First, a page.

The Effects of Price Restrictions on Competition Between National and Local Firms
AbstractI present a game-theoretic model of competition between a national firm and local firms in which the introduction of most-favored-customer clauses into the sales contracts of the national firm decreases all industry prices. The reason is that the price restriction makes the national firm a weak price competitor in each local market. This produces a prisoners' dilemma situation in which each local firm has the unilateral incentive to be more aggressive in nonprice decisions. This increase in nonprice competition by all local firms causes prices to fall across the industry.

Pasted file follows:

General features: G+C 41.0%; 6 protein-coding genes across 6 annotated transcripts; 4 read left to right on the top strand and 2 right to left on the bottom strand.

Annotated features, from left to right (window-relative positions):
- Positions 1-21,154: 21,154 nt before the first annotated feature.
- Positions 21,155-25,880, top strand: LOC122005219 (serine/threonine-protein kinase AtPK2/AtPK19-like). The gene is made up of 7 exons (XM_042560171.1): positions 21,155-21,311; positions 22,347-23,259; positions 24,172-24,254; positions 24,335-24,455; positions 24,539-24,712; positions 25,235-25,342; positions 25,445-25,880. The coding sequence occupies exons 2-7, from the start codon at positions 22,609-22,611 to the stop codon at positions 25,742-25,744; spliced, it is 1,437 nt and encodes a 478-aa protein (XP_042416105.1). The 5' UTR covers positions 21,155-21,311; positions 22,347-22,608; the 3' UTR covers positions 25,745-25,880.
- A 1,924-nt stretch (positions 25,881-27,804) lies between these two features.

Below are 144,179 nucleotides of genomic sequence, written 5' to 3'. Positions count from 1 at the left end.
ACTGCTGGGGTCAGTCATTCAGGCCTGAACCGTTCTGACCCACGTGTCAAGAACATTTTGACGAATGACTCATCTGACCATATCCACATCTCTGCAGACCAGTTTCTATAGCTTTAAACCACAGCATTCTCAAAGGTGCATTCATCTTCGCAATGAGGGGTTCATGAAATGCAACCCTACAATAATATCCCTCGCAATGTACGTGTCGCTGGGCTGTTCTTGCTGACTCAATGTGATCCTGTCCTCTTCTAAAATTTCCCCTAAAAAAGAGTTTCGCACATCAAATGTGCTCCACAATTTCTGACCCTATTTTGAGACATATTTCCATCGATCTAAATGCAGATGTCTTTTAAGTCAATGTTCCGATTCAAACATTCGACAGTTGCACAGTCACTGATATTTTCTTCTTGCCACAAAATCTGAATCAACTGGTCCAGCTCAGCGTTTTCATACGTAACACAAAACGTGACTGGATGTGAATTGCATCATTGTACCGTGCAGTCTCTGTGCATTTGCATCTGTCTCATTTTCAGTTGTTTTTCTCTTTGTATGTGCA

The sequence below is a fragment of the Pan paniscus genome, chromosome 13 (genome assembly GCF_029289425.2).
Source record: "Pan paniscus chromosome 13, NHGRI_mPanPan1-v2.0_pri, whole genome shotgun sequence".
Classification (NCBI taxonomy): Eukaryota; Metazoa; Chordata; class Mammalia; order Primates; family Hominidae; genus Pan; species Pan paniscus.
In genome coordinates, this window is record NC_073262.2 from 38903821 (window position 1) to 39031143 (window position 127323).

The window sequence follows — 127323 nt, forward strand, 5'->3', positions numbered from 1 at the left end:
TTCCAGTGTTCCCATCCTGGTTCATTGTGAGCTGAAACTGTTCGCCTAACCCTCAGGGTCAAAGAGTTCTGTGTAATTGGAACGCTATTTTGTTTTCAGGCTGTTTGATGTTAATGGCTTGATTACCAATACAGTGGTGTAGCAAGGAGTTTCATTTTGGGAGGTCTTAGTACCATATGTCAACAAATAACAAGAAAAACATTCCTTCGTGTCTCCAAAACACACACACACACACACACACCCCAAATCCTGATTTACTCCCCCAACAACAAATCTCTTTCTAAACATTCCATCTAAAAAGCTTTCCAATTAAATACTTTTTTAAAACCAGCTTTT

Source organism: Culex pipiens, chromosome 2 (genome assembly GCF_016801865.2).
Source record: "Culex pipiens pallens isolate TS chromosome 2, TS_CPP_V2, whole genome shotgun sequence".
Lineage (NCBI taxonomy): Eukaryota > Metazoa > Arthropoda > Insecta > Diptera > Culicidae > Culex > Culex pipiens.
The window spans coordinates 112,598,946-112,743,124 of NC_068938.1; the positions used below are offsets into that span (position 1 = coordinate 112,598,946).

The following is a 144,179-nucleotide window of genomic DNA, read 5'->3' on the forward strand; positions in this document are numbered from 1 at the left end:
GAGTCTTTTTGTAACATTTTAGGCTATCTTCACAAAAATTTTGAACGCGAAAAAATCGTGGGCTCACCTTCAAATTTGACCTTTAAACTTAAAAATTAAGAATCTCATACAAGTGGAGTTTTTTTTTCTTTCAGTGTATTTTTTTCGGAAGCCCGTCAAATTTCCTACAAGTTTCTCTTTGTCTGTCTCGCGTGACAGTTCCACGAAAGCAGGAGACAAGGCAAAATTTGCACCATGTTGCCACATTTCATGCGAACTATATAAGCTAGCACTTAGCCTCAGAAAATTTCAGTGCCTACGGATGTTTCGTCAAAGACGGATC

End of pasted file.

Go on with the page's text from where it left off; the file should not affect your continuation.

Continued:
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Bibliographic InfoArticle provided by The RAND Corporation in its journal RAND Journal of Economics.
Volume (Year): 18 (1987)
Issue (Month): 3 (Autumn)
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- Roman Inderst & Tommaso Valletti, 2009.
"Price discrimination in input markets,"
RAND Journal of Economics,
RAND Corporation, vol. 40(1), pages 1-19.
- Ralph Braid, 2013. "The locations of firms on intersecting roadways," The Annals of Regional Science, Springer, vol. 50(3), pages 791-808, June.
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